Though the person 1200 was described in the previous examples as being both the person sending the instructions and wearing the light emitting head accessory 100, it is contemplated that in example embodiments other people or machines could remotely control the light emitting head accessory 100 via the wireless data connection 408. For example, a machine updates the light emitting head accessory 100 via the wireless data connection 408 in the example embodiment described above where a concessionaire is wearing the light emitting head accessory 100 and updated scores and statistics or other information are sent to the light emitting head accessory 100 in real time from a computing system automatically aggregating and sending the desired information.

In example embodiments, the communication between the mobile telephone 1202 and the light emitting head accessory 100 is bi-directional, such that the light emitting head accessory 100 sends information, such as status, back to the mobile telephone 1202.

FIG. 13 is a perspective view of the light emitting head accessory 100 worn directly on the head of the person 1200. In example embodiments, the person 1200 wears the light emitting head accessory 100 directly on his head by placing the strip of flexible material 202 against the his forehead and connecting the first fastening devices 218 to the second fastening devices 220 at the back of his head. In example embodiments, the third fastening device 222 is also connected to the fourth fastening device 224. The plurality of strands 212 attached to the strip of flexible material 202 hang downward from the light emitting head accessory 100. The strands 212 incorporate the second array of light emission devices 214. In example embodiments, the strands 212 do not block the vision of the person 1200 because they are thin enough that the person 1200 can see around them. In other embodiments, the strands do not hang down from the entire circumference of the light emitting head accessory 100, such as to hang only on the sides and back of the person's head. This allows the user's face to be free of strands so that the person 1200 has a clear and unobstructed view.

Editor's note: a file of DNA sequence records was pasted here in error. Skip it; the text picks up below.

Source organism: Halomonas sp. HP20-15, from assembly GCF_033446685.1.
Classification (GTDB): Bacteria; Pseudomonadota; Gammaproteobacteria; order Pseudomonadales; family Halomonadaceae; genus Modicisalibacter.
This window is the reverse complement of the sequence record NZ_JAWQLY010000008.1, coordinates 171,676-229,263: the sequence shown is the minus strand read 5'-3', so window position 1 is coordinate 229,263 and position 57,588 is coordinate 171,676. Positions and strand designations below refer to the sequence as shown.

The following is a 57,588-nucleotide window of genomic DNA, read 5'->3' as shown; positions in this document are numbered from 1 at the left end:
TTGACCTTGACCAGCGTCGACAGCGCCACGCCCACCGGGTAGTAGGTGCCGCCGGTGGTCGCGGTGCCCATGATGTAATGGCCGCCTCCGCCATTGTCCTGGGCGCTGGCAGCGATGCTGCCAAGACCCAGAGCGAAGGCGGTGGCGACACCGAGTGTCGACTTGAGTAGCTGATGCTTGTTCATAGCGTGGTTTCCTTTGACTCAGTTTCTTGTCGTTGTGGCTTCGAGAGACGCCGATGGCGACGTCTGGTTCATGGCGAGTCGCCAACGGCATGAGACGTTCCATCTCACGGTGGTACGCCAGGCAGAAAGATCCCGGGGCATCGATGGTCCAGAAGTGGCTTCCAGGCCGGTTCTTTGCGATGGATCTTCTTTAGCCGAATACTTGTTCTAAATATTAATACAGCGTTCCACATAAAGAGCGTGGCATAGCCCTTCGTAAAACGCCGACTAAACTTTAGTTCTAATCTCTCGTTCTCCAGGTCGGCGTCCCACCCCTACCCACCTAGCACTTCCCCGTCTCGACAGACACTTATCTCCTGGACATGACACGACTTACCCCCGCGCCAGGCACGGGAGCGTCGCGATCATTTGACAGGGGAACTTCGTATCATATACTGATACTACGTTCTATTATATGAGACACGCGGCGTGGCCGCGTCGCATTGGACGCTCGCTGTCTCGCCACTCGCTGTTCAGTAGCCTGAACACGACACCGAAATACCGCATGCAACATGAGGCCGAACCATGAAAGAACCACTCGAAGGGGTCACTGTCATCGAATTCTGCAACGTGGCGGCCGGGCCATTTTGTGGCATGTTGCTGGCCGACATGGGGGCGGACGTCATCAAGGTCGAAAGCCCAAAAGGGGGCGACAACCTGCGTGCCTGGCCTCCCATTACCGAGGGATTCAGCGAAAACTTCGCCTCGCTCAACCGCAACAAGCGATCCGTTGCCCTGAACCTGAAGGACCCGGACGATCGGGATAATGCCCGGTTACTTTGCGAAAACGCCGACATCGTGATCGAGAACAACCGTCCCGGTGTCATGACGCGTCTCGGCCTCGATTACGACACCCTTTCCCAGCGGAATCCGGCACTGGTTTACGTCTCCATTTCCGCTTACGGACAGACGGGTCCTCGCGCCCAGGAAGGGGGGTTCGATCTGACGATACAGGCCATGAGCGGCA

The various embodiments described above are provided by way of illustration only and should not be construed to limit the claims attached hereto. Those skilled n the art will readily recognize various modifications and changes that may be made without following the example embodiments and applications illustrated and described herein, and without departing from the true spirit and scope of the following claims.

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Classifications
U.S. Classification362/103, 315/307, 362/561, 315/312, 362/570, 362/105
International ClassificationH05B37/00, F21V21/08
Cooperative ClassificationA42B1/244
European ClassificationA42B1/24B